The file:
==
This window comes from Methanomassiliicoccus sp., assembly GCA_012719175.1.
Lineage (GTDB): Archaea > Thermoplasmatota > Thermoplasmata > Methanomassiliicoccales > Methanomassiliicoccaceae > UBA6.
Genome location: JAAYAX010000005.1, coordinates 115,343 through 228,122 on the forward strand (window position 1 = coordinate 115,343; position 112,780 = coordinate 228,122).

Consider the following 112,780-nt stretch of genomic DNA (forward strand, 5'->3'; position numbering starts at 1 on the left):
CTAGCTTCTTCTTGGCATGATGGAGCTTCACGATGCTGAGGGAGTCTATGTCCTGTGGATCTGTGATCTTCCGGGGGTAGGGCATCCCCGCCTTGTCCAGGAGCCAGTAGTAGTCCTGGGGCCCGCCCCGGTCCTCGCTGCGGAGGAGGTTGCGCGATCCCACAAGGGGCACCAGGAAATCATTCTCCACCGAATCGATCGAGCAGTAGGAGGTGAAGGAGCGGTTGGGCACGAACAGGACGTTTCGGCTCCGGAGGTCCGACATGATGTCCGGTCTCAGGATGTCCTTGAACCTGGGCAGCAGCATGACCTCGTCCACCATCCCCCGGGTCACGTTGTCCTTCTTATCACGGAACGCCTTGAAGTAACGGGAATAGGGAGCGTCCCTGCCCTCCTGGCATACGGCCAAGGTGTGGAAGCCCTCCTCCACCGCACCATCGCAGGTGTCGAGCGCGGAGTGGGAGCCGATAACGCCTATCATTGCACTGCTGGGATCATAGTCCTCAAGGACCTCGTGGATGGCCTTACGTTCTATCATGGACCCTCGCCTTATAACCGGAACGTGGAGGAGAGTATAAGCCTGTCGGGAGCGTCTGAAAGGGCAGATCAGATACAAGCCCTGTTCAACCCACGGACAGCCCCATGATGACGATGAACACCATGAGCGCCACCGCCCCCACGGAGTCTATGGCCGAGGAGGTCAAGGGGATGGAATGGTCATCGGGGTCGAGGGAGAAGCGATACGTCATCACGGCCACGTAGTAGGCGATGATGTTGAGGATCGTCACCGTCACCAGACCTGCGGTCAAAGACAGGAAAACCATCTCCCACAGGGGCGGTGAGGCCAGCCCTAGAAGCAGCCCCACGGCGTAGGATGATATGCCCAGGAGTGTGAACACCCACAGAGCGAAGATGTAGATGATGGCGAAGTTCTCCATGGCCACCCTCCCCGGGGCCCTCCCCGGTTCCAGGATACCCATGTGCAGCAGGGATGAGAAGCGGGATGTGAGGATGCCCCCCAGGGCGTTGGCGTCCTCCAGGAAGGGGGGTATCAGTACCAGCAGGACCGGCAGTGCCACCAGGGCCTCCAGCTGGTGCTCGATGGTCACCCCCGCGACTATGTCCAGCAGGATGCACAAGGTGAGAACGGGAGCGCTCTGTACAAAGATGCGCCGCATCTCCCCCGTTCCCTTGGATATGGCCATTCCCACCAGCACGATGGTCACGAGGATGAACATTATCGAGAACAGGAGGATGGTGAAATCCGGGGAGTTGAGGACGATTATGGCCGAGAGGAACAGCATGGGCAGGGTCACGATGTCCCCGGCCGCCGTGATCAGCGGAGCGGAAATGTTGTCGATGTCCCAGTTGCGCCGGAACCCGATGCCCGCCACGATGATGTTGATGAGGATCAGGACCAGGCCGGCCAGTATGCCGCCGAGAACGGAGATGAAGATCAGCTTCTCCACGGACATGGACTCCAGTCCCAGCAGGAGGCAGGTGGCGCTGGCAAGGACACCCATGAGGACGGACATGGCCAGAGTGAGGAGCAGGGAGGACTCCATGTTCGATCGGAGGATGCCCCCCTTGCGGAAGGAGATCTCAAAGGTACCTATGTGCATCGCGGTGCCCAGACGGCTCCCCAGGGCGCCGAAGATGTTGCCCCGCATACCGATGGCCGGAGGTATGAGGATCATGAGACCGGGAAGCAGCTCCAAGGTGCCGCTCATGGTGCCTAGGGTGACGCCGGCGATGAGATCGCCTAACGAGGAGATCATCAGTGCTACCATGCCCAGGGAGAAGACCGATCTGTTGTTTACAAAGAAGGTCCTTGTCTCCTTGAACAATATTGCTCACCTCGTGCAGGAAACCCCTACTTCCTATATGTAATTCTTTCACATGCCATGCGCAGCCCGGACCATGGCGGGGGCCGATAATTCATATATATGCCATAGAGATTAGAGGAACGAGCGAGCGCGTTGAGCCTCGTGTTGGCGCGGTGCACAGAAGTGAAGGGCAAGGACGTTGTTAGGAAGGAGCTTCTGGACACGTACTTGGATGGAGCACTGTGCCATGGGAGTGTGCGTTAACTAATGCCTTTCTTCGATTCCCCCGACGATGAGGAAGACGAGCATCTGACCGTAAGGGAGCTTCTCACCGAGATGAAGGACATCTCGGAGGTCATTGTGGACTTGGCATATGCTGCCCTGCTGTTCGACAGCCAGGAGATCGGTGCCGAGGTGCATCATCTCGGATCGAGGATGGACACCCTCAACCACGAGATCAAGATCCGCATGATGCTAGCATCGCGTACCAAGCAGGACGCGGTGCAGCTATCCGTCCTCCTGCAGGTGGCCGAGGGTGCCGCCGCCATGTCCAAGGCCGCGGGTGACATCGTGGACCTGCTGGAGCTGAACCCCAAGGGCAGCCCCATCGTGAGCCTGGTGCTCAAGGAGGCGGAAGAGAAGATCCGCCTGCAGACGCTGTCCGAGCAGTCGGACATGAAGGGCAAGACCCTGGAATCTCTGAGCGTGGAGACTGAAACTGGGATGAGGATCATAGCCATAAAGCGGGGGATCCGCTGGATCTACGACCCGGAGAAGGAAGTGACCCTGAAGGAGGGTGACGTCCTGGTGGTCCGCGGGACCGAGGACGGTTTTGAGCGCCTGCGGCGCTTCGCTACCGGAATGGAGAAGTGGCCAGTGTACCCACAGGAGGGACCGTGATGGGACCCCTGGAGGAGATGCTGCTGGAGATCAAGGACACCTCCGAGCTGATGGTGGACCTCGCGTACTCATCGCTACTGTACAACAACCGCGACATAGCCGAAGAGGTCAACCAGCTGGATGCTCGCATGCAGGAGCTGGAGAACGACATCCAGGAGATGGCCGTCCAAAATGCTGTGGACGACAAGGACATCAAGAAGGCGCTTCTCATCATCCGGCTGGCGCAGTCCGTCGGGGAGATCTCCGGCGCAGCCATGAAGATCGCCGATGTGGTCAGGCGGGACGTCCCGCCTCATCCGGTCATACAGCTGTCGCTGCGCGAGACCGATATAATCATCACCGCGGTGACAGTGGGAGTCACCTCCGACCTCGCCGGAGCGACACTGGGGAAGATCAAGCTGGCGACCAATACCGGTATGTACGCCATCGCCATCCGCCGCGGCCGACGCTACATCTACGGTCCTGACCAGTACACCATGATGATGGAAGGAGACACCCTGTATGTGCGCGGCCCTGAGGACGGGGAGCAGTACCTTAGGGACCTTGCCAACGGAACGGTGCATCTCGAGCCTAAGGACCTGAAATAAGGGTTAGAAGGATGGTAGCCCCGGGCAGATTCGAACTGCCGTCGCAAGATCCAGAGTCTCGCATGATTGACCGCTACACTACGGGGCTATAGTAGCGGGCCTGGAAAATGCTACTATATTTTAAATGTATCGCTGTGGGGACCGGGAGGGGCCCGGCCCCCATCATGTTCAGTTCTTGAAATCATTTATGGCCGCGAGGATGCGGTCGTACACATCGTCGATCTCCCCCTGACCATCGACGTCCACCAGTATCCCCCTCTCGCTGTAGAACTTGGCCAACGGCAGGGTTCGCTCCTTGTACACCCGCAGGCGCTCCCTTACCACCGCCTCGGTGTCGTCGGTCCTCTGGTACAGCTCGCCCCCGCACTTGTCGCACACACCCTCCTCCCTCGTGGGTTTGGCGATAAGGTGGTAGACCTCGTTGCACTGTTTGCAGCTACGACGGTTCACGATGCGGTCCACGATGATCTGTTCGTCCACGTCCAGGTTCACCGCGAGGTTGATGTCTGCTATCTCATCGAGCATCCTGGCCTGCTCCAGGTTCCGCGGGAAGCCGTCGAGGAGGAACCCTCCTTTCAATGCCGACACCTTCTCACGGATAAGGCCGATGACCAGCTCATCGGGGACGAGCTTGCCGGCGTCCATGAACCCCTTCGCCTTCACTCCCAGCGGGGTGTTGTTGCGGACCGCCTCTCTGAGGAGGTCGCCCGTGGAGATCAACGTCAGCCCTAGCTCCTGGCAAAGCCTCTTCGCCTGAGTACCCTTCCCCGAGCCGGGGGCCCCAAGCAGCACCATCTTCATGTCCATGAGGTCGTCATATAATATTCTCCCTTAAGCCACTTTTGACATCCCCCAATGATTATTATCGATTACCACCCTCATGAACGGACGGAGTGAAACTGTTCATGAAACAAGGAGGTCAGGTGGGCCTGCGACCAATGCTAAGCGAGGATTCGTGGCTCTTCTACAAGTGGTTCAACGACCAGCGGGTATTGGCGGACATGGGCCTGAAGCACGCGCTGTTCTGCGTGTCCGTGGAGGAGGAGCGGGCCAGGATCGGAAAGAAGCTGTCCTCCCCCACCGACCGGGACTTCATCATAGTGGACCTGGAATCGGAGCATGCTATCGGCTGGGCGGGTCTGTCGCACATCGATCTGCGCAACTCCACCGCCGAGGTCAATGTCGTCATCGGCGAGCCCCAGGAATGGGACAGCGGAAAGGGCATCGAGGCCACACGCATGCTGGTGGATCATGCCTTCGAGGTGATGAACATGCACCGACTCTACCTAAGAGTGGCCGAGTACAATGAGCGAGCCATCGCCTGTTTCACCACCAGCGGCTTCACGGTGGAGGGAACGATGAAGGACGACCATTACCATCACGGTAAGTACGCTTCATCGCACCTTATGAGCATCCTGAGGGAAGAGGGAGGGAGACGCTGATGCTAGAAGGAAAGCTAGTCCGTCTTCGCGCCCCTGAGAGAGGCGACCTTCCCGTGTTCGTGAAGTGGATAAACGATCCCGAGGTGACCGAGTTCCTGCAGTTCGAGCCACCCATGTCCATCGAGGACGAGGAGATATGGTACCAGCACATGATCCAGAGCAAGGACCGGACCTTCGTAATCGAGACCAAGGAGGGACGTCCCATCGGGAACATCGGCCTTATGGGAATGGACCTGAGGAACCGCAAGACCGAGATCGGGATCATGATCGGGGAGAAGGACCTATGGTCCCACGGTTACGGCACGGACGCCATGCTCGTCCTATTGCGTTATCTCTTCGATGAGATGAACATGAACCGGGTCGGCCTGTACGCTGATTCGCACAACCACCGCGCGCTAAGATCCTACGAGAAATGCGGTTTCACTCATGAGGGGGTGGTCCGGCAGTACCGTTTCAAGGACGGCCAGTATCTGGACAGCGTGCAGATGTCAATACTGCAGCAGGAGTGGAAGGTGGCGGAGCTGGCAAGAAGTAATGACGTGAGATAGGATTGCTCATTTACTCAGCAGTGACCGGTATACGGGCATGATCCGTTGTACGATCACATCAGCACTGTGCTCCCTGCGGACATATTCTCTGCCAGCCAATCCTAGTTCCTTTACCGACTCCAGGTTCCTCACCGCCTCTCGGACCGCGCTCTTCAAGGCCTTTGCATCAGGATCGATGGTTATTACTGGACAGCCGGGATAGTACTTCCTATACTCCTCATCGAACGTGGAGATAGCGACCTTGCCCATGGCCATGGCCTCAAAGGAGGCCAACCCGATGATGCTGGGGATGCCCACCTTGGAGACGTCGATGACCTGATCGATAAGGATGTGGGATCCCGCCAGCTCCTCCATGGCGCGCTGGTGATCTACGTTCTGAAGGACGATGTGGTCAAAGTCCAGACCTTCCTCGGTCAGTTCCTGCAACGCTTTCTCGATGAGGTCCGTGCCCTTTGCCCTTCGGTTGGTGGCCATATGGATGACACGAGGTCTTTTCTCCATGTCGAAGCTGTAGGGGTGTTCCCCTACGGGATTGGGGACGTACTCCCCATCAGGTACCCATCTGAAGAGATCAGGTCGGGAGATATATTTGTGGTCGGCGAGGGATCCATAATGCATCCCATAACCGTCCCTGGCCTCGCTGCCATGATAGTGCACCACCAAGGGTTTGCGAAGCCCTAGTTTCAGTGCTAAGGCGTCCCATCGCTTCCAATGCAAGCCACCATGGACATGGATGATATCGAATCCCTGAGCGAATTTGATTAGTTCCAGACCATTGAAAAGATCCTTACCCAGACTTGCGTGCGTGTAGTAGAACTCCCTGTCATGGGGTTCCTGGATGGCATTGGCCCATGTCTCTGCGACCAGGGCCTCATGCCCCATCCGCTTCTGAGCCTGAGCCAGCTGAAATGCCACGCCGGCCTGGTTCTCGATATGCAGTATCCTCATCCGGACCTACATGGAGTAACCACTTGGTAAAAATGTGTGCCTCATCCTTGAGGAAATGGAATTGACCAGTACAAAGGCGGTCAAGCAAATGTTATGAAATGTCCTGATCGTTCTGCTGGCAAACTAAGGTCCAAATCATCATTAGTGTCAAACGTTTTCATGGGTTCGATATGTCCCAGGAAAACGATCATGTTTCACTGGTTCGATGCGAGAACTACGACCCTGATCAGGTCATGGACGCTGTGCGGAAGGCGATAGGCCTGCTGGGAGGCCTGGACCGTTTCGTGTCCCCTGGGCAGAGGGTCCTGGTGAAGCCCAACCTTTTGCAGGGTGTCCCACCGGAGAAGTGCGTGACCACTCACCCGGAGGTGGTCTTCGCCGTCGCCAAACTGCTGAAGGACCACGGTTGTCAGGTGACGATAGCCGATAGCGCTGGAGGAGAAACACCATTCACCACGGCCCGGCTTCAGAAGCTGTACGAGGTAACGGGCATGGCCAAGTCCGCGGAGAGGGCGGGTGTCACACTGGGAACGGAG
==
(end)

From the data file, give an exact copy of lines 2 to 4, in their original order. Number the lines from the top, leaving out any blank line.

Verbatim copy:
Lineage (GTDB): Archaea > Thermoplasmatota > Thermoplasmata > Methanomassiliicoccales > Methanomassiliicoccaceae > UBA6.
Genome location: JAAYAX010000005.1, coordinates 115,343 through 228,122 on the forward strand (window position 1 = coordinate 115,343; position 112,780 = coordinate 228,122).

Consider the following 112,780-nt stretch of genomic DNA (forward strand, 5'->3'; position numbering starts at 1 on the left):